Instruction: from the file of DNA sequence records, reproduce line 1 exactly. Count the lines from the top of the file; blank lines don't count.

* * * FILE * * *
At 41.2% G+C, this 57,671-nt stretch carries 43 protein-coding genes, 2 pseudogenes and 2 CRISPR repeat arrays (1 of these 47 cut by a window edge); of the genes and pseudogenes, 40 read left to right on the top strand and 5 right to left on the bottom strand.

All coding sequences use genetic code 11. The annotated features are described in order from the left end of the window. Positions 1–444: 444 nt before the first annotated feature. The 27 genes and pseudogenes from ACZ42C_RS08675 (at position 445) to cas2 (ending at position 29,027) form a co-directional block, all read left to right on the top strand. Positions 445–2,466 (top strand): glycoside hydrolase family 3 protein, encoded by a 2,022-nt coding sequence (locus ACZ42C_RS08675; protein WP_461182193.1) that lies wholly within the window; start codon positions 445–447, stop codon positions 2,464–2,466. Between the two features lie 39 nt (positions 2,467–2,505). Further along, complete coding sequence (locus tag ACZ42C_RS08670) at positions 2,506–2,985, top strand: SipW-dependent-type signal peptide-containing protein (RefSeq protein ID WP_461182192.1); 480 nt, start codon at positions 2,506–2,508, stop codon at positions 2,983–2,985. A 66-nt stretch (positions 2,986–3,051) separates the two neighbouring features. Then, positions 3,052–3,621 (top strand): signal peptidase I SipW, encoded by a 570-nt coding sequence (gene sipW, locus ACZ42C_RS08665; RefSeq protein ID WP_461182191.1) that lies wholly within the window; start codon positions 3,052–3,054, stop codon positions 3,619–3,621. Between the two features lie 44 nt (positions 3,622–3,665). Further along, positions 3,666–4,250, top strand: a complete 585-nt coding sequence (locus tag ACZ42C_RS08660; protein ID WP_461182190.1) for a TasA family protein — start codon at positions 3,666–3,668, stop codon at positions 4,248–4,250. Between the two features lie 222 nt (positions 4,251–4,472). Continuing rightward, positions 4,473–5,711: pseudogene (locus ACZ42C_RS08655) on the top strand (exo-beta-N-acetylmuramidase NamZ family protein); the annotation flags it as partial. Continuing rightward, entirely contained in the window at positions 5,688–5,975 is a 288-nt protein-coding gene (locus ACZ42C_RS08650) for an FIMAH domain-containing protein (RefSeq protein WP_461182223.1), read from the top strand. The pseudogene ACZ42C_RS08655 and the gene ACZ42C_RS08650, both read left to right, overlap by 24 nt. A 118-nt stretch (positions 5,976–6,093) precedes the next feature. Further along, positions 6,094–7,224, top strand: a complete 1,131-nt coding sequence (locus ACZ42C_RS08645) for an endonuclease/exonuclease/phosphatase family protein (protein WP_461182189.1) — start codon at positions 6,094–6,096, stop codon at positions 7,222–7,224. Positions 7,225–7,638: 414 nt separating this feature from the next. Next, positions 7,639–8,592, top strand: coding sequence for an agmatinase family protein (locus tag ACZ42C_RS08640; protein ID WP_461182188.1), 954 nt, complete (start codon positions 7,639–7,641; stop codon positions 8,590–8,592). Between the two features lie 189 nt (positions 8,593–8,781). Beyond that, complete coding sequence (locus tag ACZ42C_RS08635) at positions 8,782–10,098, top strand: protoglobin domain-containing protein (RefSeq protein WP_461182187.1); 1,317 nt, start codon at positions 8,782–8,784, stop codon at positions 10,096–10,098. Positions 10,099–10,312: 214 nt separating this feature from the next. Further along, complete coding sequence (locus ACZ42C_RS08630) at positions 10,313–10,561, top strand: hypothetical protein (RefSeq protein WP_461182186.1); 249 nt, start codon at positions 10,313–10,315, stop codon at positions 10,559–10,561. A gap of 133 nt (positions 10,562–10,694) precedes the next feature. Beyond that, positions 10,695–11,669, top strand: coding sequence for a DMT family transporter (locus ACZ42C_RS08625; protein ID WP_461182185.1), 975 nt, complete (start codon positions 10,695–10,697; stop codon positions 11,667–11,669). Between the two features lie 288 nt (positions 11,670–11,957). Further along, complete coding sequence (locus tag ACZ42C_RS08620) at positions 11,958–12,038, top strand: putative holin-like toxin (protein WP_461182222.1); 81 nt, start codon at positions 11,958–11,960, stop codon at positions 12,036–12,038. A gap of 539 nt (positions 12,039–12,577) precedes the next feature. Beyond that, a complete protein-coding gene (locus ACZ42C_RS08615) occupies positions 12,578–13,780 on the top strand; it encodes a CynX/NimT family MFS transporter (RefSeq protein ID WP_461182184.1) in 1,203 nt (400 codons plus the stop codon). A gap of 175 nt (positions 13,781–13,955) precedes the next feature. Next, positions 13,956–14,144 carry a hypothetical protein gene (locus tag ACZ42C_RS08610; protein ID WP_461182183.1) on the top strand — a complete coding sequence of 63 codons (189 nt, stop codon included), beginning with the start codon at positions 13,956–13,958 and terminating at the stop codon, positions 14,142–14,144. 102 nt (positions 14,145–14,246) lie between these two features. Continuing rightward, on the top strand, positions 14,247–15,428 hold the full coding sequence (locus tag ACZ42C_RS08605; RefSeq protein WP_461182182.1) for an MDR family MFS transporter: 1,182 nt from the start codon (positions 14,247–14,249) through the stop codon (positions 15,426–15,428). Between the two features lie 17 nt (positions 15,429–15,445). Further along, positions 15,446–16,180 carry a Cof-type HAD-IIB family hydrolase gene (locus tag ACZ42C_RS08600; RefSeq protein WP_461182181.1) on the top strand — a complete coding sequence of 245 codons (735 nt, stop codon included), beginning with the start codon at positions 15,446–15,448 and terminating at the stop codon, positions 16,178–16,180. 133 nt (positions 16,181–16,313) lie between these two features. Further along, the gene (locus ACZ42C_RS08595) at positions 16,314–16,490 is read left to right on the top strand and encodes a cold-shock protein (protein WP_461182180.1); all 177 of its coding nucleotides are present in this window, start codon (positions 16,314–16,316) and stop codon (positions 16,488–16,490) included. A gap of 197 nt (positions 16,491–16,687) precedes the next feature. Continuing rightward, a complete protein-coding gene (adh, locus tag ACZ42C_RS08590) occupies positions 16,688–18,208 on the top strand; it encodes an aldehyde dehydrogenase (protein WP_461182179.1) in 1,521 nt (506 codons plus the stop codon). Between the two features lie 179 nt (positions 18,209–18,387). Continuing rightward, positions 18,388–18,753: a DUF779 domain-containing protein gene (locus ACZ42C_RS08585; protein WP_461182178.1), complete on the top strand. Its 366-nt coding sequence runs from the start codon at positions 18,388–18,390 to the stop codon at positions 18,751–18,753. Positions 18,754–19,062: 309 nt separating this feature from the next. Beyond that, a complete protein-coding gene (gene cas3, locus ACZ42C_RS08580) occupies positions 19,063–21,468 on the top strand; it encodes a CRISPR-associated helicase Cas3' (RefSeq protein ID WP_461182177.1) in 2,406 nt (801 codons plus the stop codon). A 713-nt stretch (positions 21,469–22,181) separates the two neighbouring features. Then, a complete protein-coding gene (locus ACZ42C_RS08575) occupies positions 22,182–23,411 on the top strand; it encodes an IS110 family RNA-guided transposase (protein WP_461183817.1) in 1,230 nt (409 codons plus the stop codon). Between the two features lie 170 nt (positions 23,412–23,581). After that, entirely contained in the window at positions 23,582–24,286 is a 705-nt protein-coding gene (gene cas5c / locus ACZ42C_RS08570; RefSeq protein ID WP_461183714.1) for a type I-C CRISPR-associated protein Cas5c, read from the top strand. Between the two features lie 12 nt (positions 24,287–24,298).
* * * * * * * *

At 41.2% G+C, this 57,671-nt stretch carries 43 protein-coding genes, 2 pseudogenes and 2 CRISPR repeat arrays (1 of these 47 cut by a window edge); of the genes and pseudogenes, 40 read left to right on the top strand and 5 right to left on the bottom strand.